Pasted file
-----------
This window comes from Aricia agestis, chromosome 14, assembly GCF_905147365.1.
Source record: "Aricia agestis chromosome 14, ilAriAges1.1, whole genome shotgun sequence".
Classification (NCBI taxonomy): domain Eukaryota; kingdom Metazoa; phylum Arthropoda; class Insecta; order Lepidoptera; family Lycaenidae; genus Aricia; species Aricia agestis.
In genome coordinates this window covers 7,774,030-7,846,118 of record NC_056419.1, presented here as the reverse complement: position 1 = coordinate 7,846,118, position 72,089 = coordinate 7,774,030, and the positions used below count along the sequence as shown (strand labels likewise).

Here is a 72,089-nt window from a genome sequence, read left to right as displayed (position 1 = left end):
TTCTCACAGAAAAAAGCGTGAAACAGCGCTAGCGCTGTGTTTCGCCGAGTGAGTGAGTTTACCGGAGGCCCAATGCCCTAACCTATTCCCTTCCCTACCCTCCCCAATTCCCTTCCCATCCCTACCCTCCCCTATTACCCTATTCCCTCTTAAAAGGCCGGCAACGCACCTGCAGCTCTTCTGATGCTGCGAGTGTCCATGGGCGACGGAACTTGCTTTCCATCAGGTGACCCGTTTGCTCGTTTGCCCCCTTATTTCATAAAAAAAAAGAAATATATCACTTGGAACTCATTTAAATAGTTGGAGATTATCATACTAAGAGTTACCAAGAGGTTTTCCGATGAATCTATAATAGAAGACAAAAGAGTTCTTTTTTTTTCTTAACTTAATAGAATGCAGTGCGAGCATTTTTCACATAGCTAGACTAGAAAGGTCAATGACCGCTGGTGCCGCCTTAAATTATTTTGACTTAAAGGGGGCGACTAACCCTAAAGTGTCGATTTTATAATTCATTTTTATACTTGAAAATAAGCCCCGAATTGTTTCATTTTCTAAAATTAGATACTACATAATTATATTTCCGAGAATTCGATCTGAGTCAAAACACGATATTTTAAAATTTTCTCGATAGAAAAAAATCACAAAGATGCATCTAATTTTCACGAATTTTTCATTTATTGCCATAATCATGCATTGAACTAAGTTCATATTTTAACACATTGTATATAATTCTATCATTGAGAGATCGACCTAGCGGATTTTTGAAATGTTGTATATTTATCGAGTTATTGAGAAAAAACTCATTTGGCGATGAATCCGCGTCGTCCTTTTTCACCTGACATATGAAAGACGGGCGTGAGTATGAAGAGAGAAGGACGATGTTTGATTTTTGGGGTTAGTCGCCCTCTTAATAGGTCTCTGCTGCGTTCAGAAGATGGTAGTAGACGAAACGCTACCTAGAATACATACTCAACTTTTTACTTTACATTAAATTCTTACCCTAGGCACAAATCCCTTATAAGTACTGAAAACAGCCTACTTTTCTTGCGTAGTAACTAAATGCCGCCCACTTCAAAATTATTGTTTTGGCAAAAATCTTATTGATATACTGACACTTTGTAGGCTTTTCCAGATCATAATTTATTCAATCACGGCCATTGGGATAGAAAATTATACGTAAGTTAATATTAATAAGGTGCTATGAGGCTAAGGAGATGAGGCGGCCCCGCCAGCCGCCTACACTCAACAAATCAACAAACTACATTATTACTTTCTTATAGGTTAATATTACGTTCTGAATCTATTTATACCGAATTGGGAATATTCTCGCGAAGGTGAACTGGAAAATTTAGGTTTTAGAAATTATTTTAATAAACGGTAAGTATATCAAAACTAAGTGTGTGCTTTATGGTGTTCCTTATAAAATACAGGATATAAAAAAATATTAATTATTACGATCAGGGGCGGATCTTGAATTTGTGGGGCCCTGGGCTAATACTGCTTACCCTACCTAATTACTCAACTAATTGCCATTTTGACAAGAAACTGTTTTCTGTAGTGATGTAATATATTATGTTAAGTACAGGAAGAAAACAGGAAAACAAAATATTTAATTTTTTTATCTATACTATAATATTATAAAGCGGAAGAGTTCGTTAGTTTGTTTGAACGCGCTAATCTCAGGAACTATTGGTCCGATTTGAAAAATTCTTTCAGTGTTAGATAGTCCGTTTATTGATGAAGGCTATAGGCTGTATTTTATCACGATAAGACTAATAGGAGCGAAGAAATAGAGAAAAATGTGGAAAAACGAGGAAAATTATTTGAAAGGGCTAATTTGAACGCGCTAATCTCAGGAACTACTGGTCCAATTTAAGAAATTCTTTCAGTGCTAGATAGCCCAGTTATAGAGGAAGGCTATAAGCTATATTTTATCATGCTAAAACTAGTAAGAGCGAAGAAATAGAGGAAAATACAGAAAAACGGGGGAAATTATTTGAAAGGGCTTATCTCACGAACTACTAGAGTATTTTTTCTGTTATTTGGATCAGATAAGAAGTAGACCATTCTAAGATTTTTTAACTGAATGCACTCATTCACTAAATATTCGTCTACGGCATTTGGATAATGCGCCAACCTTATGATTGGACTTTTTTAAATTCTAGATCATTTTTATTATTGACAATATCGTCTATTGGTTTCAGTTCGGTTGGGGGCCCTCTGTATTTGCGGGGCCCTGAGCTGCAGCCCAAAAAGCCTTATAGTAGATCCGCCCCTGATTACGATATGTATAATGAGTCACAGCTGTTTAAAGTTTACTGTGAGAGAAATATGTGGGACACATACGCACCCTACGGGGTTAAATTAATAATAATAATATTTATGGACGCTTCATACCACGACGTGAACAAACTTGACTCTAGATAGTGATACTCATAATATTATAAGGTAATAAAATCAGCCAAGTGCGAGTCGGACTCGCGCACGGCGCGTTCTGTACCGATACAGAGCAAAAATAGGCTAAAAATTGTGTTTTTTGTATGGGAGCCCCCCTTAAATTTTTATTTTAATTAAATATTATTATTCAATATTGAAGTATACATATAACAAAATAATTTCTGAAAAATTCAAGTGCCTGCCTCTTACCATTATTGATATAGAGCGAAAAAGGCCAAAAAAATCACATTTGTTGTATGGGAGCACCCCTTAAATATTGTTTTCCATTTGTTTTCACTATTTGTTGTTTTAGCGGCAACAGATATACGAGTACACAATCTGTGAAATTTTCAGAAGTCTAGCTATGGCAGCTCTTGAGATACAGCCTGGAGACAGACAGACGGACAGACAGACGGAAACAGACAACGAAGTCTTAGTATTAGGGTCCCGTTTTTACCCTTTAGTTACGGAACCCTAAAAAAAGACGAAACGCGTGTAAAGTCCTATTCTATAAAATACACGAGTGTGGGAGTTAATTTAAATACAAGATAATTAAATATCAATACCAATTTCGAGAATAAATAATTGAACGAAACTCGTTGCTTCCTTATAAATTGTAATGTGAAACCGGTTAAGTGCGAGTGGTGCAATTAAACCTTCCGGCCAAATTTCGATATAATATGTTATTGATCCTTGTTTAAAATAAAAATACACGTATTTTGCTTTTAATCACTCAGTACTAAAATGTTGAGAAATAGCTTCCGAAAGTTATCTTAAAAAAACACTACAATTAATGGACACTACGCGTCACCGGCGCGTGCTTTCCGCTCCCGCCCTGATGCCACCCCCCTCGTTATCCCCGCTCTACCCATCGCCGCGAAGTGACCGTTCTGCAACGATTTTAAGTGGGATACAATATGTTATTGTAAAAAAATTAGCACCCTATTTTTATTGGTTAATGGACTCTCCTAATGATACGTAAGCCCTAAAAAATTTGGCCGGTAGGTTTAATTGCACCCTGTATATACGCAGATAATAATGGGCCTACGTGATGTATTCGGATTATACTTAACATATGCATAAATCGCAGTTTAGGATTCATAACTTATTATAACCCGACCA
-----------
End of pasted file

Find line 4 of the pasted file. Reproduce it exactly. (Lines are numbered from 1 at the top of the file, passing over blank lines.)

In genome coordinates this window covers 7,774,030-7,846,118 of record NC_056419.1, presented here as the reverse complement: position 1 = coordinate 7,846,118, position 72,089 = coordinate 7,774,030, and the positions used below count along the sequence as shown (strand labels likewise).